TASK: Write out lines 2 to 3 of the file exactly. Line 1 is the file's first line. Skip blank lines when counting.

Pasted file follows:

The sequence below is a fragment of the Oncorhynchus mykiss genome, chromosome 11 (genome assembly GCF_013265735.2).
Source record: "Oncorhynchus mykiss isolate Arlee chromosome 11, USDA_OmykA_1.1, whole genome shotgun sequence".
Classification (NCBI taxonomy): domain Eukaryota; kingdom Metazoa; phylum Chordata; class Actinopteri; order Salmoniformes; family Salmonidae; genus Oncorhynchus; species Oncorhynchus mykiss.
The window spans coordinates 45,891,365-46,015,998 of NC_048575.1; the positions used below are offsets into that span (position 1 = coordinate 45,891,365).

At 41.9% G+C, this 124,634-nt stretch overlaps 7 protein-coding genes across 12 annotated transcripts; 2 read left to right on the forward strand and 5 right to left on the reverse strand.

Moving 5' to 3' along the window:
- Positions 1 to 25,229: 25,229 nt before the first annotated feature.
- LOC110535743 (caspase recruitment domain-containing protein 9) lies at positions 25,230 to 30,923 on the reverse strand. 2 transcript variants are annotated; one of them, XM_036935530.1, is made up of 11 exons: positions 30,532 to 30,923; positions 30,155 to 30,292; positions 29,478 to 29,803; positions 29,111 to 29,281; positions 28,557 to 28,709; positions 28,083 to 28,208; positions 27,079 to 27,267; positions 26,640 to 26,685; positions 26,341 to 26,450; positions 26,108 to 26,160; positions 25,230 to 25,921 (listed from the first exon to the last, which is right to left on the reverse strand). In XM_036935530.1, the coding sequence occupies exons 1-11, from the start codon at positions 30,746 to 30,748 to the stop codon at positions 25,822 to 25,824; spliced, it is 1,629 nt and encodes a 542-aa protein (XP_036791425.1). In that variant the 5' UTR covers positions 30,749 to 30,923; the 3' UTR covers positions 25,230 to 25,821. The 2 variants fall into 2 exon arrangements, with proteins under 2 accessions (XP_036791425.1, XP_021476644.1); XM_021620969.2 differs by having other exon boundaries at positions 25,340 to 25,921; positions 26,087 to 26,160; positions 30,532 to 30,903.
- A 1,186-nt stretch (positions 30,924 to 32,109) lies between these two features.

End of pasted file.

Source record: "Oncorhynchus mykiss isolate Arlee chromosome 11, USDA_OmykA_1.1, whole genome shotgun sequence".
Classification (NCBI taxonomy): domain Eukaryota; kingdom Metazoa; phylum Chordata; class Actinopteri; order Salmoniformes; family Salmonidae; genus Oncorhynchus; species Oncorhynchus mykiss.